Recently, a cost-effectiveness study was published examining the national use of rt-PA for acute ischemic stroke via telemedicine in Denmark.39 This analysis estimated that the administration of rt-PA for acute ischemic stroke via telemedicine was associated with additional costs to the hospitals totaling $3 million per year in a model of 5 centers and 5 satellite clinics. In the short term (1 year), the incremental cost-effectiveness ratio via telemedicine was approximately $50,000 per QALY, and, by the second year, it was a dominant (both cheaper and more effective) strategy due to savings in care and rehabilitation costs.39
Health economics research is still needed in the United States to examine the cost-effectiveness of acute stroke—care systems and treatments based on US healthcare costs and reimbursement structures. Currently, a period of rapid growth in the establishment of PSCs and the development of telemedicine programs essential to healthcare reform is under way.40 This is likely to have a positive clinical impact for stroke patients in many areas of the country previously lacking access to high-quality acute-care services and timely evaluation for appropriate therapies.
However, the net economic impact of these programs merits further study, such as through the collection of health economics outcome data alongside clinical outcomes data in prospective trials of stroke programs, stroke centers, stroke-care systems, stroke telemedicine networks, and treatments.
In conclusion, this systematic review of the published literature has found evidence regarding the ability of stroke centers and telemedicine programs to provide timely acute stroke care and to increase access to rt-PA therapy for eligible patients, but few data are available on the cost-effectiveness of these programs per se. More high-quality, current cost-effectiveness research on stroke interventions is needed to inform treatment decisions and resource utilization.
The authors gratefully acknowledge Marci Mikesell, PhD, Embryon, for assistance with the revisions and further development of the manuscript based on critical comments and direction from all authors; Susan Hogan, PhD, Embryon, for reviewing the manuscript for scientific accuracy; and Vicki Blasberg, Embryon, for managing the coordination of manuscript development and submission.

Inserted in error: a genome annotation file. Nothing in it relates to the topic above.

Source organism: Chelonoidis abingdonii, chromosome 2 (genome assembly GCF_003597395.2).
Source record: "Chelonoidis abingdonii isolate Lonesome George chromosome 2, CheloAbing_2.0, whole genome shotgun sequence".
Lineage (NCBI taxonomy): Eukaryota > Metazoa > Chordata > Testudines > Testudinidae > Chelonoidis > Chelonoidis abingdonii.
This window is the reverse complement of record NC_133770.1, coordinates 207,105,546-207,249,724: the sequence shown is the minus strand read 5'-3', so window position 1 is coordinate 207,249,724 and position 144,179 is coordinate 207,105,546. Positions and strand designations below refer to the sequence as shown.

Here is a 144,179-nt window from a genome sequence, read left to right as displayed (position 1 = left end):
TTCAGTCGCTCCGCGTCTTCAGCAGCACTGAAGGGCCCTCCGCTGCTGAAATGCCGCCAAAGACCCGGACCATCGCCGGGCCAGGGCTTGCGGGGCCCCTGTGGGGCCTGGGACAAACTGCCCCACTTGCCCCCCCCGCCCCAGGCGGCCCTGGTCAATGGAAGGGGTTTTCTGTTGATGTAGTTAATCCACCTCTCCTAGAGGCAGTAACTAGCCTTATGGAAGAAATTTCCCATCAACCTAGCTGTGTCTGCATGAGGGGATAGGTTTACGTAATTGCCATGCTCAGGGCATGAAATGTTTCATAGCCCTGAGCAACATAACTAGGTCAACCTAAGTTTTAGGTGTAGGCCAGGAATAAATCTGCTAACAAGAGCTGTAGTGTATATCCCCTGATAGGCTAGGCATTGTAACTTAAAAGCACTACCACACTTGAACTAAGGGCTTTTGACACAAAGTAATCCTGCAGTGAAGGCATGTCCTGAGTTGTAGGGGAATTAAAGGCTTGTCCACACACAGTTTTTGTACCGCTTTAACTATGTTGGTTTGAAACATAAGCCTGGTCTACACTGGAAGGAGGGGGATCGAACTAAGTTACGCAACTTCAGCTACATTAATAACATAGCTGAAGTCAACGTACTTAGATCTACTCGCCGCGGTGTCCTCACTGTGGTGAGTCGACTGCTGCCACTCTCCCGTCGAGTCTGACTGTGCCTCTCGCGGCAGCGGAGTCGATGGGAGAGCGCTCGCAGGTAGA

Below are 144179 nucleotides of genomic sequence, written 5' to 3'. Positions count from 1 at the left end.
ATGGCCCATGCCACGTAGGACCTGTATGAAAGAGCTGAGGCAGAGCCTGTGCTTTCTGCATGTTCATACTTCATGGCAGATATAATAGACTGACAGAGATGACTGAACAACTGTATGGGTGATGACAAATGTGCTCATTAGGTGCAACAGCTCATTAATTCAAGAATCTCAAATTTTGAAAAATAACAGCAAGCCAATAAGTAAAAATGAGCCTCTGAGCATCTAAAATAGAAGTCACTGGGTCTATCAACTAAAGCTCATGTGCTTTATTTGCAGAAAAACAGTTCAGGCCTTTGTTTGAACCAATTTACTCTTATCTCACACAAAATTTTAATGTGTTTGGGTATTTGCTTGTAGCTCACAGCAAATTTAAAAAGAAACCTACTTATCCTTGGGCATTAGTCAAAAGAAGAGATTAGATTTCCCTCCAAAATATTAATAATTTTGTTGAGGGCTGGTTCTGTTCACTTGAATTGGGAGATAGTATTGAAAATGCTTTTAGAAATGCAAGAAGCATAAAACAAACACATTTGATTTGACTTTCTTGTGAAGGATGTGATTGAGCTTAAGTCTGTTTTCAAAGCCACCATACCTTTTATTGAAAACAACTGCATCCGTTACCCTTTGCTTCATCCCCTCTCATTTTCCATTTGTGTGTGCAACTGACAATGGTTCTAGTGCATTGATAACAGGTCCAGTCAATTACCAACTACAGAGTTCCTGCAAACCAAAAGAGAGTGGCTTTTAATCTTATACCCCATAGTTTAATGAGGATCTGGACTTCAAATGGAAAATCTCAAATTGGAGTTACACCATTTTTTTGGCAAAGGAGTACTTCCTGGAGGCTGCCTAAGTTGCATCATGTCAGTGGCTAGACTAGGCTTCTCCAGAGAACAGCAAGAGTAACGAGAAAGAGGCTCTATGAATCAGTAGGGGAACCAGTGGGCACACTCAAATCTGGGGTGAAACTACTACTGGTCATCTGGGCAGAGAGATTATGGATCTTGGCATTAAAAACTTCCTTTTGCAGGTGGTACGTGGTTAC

Author Affiliations: From the Department of Neurology (BMD), Mayo Clinic Hospital, Phoenix, AZ; and Genentech, Inc (HMH, GL), South San Francisco, CA.
Funding Source: Genentech, Inc, South San Francisco, CA, provided funding for editorial assistance to Embryon for editing, proofreading, and reference verification.
Author Disclosure: Dr Demaerschalk is the principal investigator (PI) for STRokE DOC AZ TIME (Arizona Department of Health Service [ADHS]) and Stroke Telemedicine for Arizona Rural Residents (ADHS); the site PI for Interventional Management of Stroke III (IMS III; National Institutes of Health [NIH]), Stenting and Aggressive Medical Management for Preventing Recurrent Stroke (SAMMPRIS; NIH), Secondary Pre-vention of Small Subcortical Strokes (SPS3; NIH), Carotid Revascularization Endarterectomy vs. Stenting Trial (CREST; NIH), Randomized Evaluation of Recurrent Stroke Comparing PFO Closure to Established Current Standard of Care Treatment (RESPECT; AGA Medical Corpora-tion), V10153 Acute Stroke Thrombolysis Trial (VASTT; Vernalis), Ancrod Stroke Program (ASP, Neurobiological Technology), and MP-124-A07 Trial (Mitsubishi Pharma); a co-investigator for ALbumin In Acute Stroke (ALIAS; NIH), CHOICE (Abbott), and ACT I (Abbott); a steering commit-tee member for SPS3, ASP, and VASTT; a Data Safety Monitoring Board member for IN-STEP (Vernalis); medical monitor for Neuralieve; and an event adjudicator for Axio Research. He reports no other consultancies, honoraria, speaker bureau memberships, employment relationships, or stocks. Ms Leung is an employee of Genentech, the company that funded this work. Dr Hwang was an employee of Genentech at the time this study was developed. She is now with the University of California San Francisco, San Francisco, CA. The opinions expressed in the current article are those of the authors. The authors received no honoraria or other form of financial support related to the development of this manuscript.
Authorship Information: Concept and design (BMD, HMH, GL); acquisition of data (BMD, HMH, GL); analysis and interpretation of data (BMD, HMH, GL); drafting of the manuscript (BMD, GL); and critical revision of the manuscript for important intellectual content (BMD, HMH, GL).
Address correspondence to: Bart M. Demaerschalk, MD, MSc, FRCP(C), Department of Neurology, Mayo Clinic Hospital, 5777 E Mayo Blvd, Phoenix, AZ 85054. E-mail: firstname.lastname@example.org.